It’s necessary to regulate the industry

Like medical and legal services, we must engage trained and reliable property professionals

Many people praised the Competition Commission of Singapore’s recent decision to have the Institute of Estate Agents (IEA) remove its commission guidelines for property agents.

The common reason given was that many felt property agents played a minor role in their transaction and hence did not deserve what the customers felt was a hefty commission. Others still complained of the shoddy service they had received and felt that the removal of commission guidelines would only make property agents work harder for their commissions.

That is true to an extent, but unscrupulous agents will always find ways to use the non-existence of commission guidelines to their advantage. And that is why, like medical and legal services, it is necessary to engage professionals who are both trained and offer reliable services when dealing with a property transaction.

In truth, the real estate industry has long been an unregulated one. That’s because the IEA’s commission guidelines were just that: Guidelines. Property agents in general were still free to negotiate their own commissions with clients.

Recently, there has been a lot of negative press on property agents, revealing long-held public sentiments of the real estate industry. Following the removal of similar guidelines for the Singapore Medical Association and Singapore Law Society, it was only to be expected that the Competition Commission would do the same for the real estate sector. It was only a matter of when, not if.

It was also timely that we had, in recent months, changed our direction to reflect our new tagline: Service You Trust.

With this shift in focus on quality service rather than the quantity of agents, we had already put in place a number of initiatives to reflect our service reliability. The Competition Commission’s announcement merely complemented our measures, which had taken months of careful planning and development.

These measures are more than just a paradigm shift in our services; they are also timely solutions for the consumers. Because, while removing the commission guidelines is a step towards healthy competition, that same removal is also a further deregulatory leap in an already unregulated industry.

Thus, there was a need to improve the standards of the real estate industry and the public’s perception of the industry, starting with our own agents.

The first major step in our housekeeping was to amicably terminate 2,800 of our own inactive agents. It was only after retaining our active agents that we could more easily implement our service-enhancing initiatives.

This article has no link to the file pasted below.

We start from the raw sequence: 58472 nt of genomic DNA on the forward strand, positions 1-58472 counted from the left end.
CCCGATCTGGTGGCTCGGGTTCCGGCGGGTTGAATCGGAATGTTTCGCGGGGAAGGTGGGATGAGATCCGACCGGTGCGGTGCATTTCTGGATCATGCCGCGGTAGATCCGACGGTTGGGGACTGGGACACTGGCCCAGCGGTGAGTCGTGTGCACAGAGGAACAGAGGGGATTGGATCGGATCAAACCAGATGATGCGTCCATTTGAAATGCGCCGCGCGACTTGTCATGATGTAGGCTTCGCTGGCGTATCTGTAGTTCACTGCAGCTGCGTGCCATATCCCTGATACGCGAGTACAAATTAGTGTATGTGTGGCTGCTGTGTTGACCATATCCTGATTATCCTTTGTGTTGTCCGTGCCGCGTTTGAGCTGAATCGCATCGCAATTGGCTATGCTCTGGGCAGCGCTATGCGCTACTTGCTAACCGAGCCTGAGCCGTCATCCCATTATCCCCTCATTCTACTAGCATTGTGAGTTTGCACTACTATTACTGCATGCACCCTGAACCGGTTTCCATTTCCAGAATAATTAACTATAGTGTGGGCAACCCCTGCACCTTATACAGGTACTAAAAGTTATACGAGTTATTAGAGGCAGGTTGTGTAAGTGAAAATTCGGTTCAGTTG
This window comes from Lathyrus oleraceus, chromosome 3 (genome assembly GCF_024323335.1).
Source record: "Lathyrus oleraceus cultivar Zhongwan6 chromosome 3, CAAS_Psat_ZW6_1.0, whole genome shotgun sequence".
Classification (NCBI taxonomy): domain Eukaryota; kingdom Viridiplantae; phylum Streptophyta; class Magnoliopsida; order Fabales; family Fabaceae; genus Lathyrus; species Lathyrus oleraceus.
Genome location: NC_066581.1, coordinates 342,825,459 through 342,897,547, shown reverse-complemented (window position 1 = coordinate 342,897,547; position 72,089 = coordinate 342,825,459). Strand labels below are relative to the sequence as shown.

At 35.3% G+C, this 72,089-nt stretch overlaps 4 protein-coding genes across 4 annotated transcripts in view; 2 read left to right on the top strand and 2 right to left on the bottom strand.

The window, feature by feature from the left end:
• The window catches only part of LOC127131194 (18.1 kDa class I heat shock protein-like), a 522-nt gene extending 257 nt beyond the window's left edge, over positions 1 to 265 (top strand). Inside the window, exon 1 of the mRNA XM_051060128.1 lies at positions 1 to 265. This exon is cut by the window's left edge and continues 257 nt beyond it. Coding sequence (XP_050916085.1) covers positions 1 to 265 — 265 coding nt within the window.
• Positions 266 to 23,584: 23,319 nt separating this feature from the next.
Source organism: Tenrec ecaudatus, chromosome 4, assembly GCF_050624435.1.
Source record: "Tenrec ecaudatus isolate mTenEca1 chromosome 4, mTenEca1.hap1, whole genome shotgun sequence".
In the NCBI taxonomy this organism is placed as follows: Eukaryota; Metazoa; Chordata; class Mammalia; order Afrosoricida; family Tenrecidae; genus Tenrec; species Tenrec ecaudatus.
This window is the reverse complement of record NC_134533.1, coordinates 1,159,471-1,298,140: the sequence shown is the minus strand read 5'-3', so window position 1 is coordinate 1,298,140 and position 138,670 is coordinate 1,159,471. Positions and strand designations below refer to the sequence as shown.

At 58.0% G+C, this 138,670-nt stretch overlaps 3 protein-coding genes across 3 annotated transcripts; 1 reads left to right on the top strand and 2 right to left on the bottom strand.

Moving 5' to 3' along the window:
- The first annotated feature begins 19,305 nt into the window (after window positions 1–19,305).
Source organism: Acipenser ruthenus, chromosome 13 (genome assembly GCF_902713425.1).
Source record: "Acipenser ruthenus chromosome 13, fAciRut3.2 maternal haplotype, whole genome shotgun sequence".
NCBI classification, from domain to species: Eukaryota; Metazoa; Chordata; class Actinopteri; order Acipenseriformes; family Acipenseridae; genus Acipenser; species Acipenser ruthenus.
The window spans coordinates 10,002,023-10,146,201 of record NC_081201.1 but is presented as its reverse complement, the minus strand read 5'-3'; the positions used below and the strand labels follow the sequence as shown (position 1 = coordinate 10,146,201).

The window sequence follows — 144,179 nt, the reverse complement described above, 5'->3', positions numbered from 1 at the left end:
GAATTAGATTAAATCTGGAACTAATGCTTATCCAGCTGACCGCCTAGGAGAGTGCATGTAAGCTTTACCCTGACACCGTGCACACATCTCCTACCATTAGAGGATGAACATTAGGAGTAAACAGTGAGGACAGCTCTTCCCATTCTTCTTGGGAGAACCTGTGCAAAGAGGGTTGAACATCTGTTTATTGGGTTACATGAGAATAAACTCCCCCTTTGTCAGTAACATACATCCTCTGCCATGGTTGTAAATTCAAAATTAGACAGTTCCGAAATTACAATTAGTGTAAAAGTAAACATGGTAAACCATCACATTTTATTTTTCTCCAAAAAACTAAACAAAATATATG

These initiatives tackle the issue of customer care from various angles. At the end of the day, all our initiatives come back to our main aim: Adding value to our customers’ lives.

With regards to our own competency, we instituted our own set of commission guidelines, which we placed on our website so that the consumer and associate alike would have a benchmark to refer to.

We also implemented a PropNex Proficiency Certificate and a PropNex Professional Practitioner’s Certificate. The first requires all new and long-serving but inactive agents to answer correctly at least 75 per cent of a multiple-choice test, which covers topics on the private and public housing markets, as well as the code of conduct and ethics.

The second requires agents to get professional indemnity insurance coverage and show their commitment to continual professional development by attending career-enhancing programmes.

To take care of the customer, we set up a customer support centre to answer consumers’ concerns, carry out customer surveys after each transaction, and set up in-house mediation and disciplinary boards to settle client-associate issues.

In terms of self-regulation as an industry, associations need to implement mandatory certifications that ensure successful applicants have comprehensive working knowledge of the market.

Naturally, these qualifications need to be recognised by the governing authorities such as the Housing and Development Board and the Inland Revenue Authority of Singapore. This would at least ensure that all property agents have an adequate working knowledge of the industry.

Disciplinary and enforcement measures also need to be established to penalise errant property agents. In this way, the consumers can be better safeguarded against rogue agents who may be seeking to exploit the lack of regulation. While these measures may not immediately eradicate unethical practices by agents, it would serve to discourage such behaviour.

If the industry remains unregulated, the long-term effects would inevitably lead to plummeting consumer confidence due to errant property agents rampantly practising their trade with lack of morals and integrity.

With a decreased vote of confidence from the consumers, we might see a decline in foreign investments, which would be a lose-lose situation for all concerned.

That is why it is imperative that the real estate industry acts now to enforce a higher standard of service for all consumers.

Mohd Ismail is chief executive of PropNex. The opinions expressed are his own.

Source : Today – 28 Aug 2008

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